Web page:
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By Timothy D. Backstrom and Lisa M. Campbell 

On September 25, 2018, in the U.S. Court of Appeals for the Ninth Circuit (Ninth Circuit), respondents U.S. Environmental Protection Agency (EPA) and Acting EPA Administrator Andrew Wheeler (collectively EPA) petitioned for an en banc and panel rehearing concerning the Ninth Circuit’s August 9, 2018, decision that granted judicial review of EPA’s initial order denying an administrative petition by the Pesticide Action Network North America (PANNA) and the Natural Resources Defense Council (NRDC) to revoke all tolerances and cancel all registrations for chlorpyrifos, and that specifically directed EPA to revoke all tolerances and cancel all registrations for chlorpyrifos within 60 days.  More information regarding the August 9 decision is available in our blog item “Ninth Circuit Directs EPA to Revoke all Tolerances and Cancel All Registrations for Chlorpyrifos.”

EPA’s petition for rehearing sets forth three discrete procedural arguments as to why rehearing should be granted.  The first argument is that the panel erred because “an initial decision denying an administrative petition under 21 U.S.C. § 346a(d)(4)(A)(iii) is simply not within the jurisdiction of this Court to review ….”  EPA contends that the decision to grant judicial review of the initial EPA order, without waiting for EPA to respond to objections or to issue a final order, conflicts with the applicable precedent in both the Ninth Circuit and the U.S. Court of Appeals for the Second Circuit (Second Circuit).

EPA’s second argument is that, even if the initial EPA order is deemed to be reviewable, the panel’s decision directing EPA to take specific actions on remand “exceeded the remedial authority granted the courts by Congress” and conflicts with applicable Supreme Court precedent.  EPA identifies some other actions that EPA could hypothetically have decided to take on remand, including denying the administrative petition based on a finding that the Federal Food, Drug, and Cosmetic Act (FFDCA) safety standard is met, reducing the affected tolerances, or revoking only certain tolerances.  EPA argues that the court was not empowered to direct EPA to take specific actions, but should have instead remanded the matter to EPA “for further consideration in light of the panel’s holding that EPA may not ‘decline to revoke chlorpyrifos tolerances [without] mak[ing] a finding of reasonable certainty that the tolerances were safe.’”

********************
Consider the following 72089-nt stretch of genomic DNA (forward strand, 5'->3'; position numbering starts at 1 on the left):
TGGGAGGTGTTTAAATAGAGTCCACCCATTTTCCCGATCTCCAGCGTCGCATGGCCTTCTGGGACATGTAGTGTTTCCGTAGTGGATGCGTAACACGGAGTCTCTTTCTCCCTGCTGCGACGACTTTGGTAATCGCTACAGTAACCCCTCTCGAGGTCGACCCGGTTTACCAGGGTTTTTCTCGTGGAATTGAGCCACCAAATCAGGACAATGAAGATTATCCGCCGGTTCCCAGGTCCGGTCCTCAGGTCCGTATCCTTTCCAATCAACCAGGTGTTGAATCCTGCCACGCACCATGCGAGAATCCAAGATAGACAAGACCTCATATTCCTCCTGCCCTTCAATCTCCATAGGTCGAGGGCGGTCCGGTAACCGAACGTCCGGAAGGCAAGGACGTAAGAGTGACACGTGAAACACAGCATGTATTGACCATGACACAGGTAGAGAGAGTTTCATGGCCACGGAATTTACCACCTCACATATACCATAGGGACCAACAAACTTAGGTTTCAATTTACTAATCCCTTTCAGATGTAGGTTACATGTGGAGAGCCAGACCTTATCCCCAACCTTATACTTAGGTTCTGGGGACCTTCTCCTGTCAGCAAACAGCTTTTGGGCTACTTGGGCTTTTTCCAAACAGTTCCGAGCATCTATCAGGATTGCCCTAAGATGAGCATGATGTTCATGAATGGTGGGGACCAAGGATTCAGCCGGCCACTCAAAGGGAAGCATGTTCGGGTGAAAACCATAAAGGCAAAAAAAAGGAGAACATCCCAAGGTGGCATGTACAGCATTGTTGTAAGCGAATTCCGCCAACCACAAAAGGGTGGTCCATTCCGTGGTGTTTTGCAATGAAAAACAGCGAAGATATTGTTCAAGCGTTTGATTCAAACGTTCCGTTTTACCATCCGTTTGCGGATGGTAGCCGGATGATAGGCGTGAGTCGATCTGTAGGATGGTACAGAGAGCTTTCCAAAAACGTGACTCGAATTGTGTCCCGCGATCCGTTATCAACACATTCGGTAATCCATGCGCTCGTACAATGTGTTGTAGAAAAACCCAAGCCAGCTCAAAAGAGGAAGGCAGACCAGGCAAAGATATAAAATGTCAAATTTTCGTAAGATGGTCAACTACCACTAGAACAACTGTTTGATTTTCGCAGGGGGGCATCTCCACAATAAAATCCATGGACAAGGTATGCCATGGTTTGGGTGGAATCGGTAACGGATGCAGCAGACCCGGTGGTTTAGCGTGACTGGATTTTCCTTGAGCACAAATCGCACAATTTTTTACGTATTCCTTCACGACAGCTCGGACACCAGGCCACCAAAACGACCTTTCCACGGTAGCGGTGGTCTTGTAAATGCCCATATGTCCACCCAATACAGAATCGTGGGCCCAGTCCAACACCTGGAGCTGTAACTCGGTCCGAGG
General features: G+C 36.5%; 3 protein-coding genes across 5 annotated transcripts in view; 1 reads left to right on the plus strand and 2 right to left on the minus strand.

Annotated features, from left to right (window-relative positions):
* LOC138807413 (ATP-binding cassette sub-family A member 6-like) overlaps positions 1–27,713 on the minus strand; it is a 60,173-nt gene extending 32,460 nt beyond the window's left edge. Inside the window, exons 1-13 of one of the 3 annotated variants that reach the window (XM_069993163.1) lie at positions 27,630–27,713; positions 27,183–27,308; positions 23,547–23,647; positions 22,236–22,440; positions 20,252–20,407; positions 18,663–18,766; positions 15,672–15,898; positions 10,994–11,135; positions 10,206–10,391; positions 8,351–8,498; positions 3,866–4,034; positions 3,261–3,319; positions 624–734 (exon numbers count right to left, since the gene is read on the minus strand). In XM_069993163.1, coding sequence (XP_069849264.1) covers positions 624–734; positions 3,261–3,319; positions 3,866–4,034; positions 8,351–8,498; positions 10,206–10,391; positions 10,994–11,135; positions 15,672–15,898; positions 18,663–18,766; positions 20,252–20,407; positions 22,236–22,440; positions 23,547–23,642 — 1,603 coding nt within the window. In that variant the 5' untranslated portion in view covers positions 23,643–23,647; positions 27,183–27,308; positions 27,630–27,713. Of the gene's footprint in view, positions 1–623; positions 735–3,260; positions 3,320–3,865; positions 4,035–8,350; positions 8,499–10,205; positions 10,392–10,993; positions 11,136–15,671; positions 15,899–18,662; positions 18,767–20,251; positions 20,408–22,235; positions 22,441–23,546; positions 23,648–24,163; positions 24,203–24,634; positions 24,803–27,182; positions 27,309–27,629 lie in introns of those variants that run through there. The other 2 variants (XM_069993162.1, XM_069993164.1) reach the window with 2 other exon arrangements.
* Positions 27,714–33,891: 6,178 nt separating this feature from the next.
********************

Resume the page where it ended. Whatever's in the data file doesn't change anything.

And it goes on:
EPA’s third argument is that, in the event a broader rehearing is not granted, a rehearing by the panel should nonetheless be convened to modify the relief ordered under the Federal Insecticide, Fungicide, and Rodenticide Act (FIFRA).  EPA argues that revocation of the chlorpyrifos tolerances would not lead automatically to cancellation of all chlorpyrifos registrations, because there are also some non-food uses for chlorpyrifos.  EPA states that “FIFRA incorporates the safety standard of the FFDCA only with respect to food-use pesticides …” (emphasis in original).  EPA also notes that EPA lacks authority to comply with the court’s order to cancel all chlorpyrifos registrations within 60 days, because EPA must follow the statutory procedure for cancellation under FIFRA Section 6(b), which requires EPA to forward a proposed cancellation first to the U.S. Department of Agriculture (USDA) and the FIFRA Scientific Advisory Panel (SAP), and to afford the affected registrants and other adversely affected persons an opportunity to request an adjudicatory hearing to contest the proposed cancellation.  EPA states that the panel should provide at least a limited rehearing, because it granted relief without the benefit of any prior briefing on remedy in which these significant problems would have been identified.

Commentary

Although parties to appellate litigation often seek rehearing or rehearing en banc, federal agencies represented by the U.S. Department of Justice (DOJ) are considerably more selective about the circumstances in which they will file a petition for rehearing.  There are some compelling arguments supported by precedent that judicial review is not available under the FFDCA for the type of initial order concerning which the petitioners in this case sought review.  Moreover, EPA has identified some practical factors which make it literally impossible for EPA both to adhere to mandatory statutory procedures under FIFRA and to comply with the terms of the court’s order.  For this reason, even if a broader rehearing is not granted concerning the jurisdictional question or the authority of the court to order EPA to take specific actions, a narrower rehearing before the appellate panel may be ordered, which would allow the parties an opportunity for further briefing on remedy and permit the court to modify its order.

More information on chlorpyrifos issues, including further proceedings in this case, is available on our blog under key word chlorpyrifos.